Why Isn’t Your Employer Choosing Your Hospital?

The creation of a true healthcare system in the United States will not be done by our totally dysfunctional Congress, nor government at any level.  As it turns out, the greatest influence for change may well be American corporations.

April 24th, 2013

by Kathleen Bartholomew

Revolutions that change the course of history do not begin in thunderous explosions of action covered by the media.

Revolutions that changed governments, that gave women the right to vote, that spurred the civil rights movement, that changed the belief system of a nation … these revolutions began as seeds of conversations between like-minded individuals who said, “Something must be done. We must do it ourselves.”

So it was that in 2012, Wal-Mart announced it would foot the entire bill for certain bundled treatments–heart, spine, and transplant surgeries–if its 1.2 million employees would go to one of six designated health care organizations for that treatment.

Now, other Fortune 500 companies have signed on as well, and the list is growing by thousands every day (Emerick).

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Why?

  • Because quality varies so greatly between hospitals and healthcare providers that outcomes are significantly different and corporations are tired of footing the bill.
  • Because many hospitals remain oblivious to the fact that they even perform unnecessary operations
  • Because error is profitable for hospitals, but not for the people paying the bill. The average surgical complication generates an additional $39,000 for hospitals (April 2012 JAMA)

Another foreshadowing example is Maine, where state employees have their $250 inpatient copay waived if they use high-performing hospitals–a simple move that has driven significant quality improvement there.

As Buckminster Fuller once said, “If a system isn’t working … you create a new system that makes the old one outdated.” And that’s just what benefit managers are doing.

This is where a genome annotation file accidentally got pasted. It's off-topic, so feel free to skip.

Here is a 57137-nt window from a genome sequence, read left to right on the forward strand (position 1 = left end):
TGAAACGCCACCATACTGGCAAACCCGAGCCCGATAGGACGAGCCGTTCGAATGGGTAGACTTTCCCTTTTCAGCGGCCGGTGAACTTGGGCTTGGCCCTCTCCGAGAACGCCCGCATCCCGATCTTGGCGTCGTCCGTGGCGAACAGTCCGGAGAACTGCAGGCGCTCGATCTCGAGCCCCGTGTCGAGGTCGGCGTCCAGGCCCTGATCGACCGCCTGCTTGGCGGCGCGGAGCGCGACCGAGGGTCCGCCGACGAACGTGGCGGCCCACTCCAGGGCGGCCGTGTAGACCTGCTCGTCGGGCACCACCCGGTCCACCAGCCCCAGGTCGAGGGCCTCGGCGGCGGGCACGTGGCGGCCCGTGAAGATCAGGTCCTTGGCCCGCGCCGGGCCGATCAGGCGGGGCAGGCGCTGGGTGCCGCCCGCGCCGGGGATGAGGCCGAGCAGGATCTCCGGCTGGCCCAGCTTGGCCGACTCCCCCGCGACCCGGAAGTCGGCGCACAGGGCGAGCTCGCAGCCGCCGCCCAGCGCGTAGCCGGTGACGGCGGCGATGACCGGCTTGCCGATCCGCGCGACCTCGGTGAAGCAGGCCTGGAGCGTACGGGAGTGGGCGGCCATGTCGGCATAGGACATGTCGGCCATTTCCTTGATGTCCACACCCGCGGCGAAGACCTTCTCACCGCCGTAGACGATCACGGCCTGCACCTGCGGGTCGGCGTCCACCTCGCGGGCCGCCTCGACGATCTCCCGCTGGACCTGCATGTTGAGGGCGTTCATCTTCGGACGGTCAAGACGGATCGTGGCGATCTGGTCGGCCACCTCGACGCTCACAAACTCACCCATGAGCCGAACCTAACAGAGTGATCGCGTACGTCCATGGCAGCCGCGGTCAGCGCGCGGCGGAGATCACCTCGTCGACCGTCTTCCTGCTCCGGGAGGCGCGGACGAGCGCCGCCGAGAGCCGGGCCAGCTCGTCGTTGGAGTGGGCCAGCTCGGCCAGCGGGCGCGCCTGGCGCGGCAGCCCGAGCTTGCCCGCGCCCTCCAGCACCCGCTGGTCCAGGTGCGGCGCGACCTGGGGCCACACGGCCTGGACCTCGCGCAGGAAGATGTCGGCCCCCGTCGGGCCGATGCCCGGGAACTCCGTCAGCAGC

Benefits managers of huge corporations are taking their hospital business elsewhere as they arm themselves with knowledge and exert their purchasing power. They are realizing they can tweak benefits packages and inform employees of individual hospital performance with a revolutionary energy. “As hospital services consume a growing percentage of healthcare spending, these strategies will become increasingly more critical” (Emerick).

Last month I received a call from a large urban hospital saying, “Why didn’t they choose our hospital?” I recited key points provided by Dr. Mary Bourland, director of Clinical Integration for Mercy Clinics.

Do you …

  • Utilize a team approach to care? Interdisciplinary evaluation of the patient is the cornerstone. Involving all subspecialties of the treatment team allows for unbiased recommendations and well-rounded disease management. 

    An example would be with a patient referred to the spine center for possible fusion. He would be seen by an orthopedic spine surgeon, a neurosurgery spine surgeon, pain management and physiatry–and a psychologist if indicated.This team would then come together and decide the best treatment plan for that patient.

  • Appropriately select patient treatment? Ethical care over utilization of surgery has led to skepticism in the employer market. The team must be able to show they select patients based on evidence-based recommendations and that conservative measures are considered with as much weight as surgical options. Using the team approach helps drive this.
  • Have above average quality metrics? Track the quality of healthcare services through national databanks (Leapfrog, etc.) demonstrating low infection rates, reduced mortality or high patient satisfaction.
  • Hold physician leadership accountable? Physician leaders should possess the moral characteristics, believe in the mission and have the fortitude to make the difficult decisions surrounding physician behavior and accountability.
  • Align incentives? For quality incentive plans that work, align the resources and leadership of physicians, hospitals, clinics and health plans and deliver excellent outcomes with best utilization of resources.
  • Value transparency? Maximize transparency around patient records, cost, quality outcomes and behavior.

The answer to most of these questions was “No.”

“We’re not there yet,” the administrator replied reluctantly. “Our physician referral for surgery is still set up from the primary physicians, and the surgeon still independently decides.  We need to change our structure and funnel our patients through the physiatrist. And most of our surgeons are fantastic, but we still have a few cut happy docs.”

“It’s too late,” I replied. “The other hospital already has a team approach and can document how many times surgery was not chosen as the first option for treatment.”

The creation of a true healthcare system in the United States will not be done by our totally dysfunctional Congress, nor government at any level.  As it turns out, the greatest influence for change may well be American corporations.

There is a revolution in health care. Some leaders see it coming–and some don’t.

Kathleen Bartholomew, RN, MN (www.kathleenbartholomew.com ) is an author, international speaker and national expert on healthcare culture.

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